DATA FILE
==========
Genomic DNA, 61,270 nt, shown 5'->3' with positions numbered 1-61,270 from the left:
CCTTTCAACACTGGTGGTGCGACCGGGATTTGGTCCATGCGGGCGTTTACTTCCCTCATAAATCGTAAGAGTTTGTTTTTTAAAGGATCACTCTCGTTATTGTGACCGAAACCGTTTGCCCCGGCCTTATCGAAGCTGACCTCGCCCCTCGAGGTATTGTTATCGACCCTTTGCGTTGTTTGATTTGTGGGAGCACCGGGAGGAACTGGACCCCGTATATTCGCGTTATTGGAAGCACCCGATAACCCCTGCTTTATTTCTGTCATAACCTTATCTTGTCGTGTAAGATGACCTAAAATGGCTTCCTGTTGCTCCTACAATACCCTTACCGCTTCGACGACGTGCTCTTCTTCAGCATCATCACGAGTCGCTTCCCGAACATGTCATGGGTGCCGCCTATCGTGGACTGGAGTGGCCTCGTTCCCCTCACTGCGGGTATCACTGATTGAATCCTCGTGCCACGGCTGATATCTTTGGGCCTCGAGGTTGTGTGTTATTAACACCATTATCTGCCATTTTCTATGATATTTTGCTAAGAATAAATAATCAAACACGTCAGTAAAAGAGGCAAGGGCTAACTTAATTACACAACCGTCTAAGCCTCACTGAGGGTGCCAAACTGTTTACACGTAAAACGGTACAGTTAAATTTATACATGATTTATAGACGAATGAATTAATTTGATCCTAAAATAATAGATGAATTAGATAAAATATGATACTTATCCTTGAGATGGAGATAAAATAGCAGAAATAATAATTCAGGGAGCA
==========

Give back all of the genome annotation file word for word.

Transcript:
Genomic DNA, 61,270 nt, shown 5'->3' with positions numbered 1-61,270 from the left:
CCTTTCAACACTGGTGGTGCGACCGGGATTTGGTCCATGCGGGCGTTTACTTCCCTCATAAATCGTAAGAGTTTGTTTTTTAAAGGATCACTCTCGTTATTGTGACCGAAACCGTTTGCCCCGGCCTTATCGAAGCTGACCTCGCCCCTCGAGGTATTGTTATCGACCCTTTGCGTTGTTTGATTTGTGGGAGCACCGGGAGGAACTGGACCCCGTATATTCGCGTTATTGGAAGCACCCGATAACCCCTGCTTTATTTCTGTCATAACCTTATCTTGTCGTGTAAGATGACCTAAAATGGCTTCCTGTTGCTCCTACAATACCCTTACCGCTTCGACGACGTGCTCTTCTTCAGCATCATCACGAGTCGCTTCCCGAACATGTCATGGGTGCCGCCTATCGTGGACTGGAGTGGCCTCGTTCCCCTCACTGCGGGTATCACTGATTGAATCCTCGTGCCACGGCTGATATCTTTGGGCCTCGAGGTTGTGTGTTATTAACACCATTATCTGCCATTTTCTATGATATTTTGCTAAGAATAAATAATCAAACACGTCAGTAAAAGAGGCAAGGGCTAACTTAATTACACAACCGTCTAAGCCTCACTGAGGGTGCCAAACTGTTTACACGTAAAACGGTACAGTTAAATTTATACATGATTTATAGACGAATGAATTAATTTGATCCTAAAATAATAGATGAATTAGATAAAATATGATACTTATCCTTGAGATGGAGATAAAATAGCAGAAATAATAATTCAGGGAGCA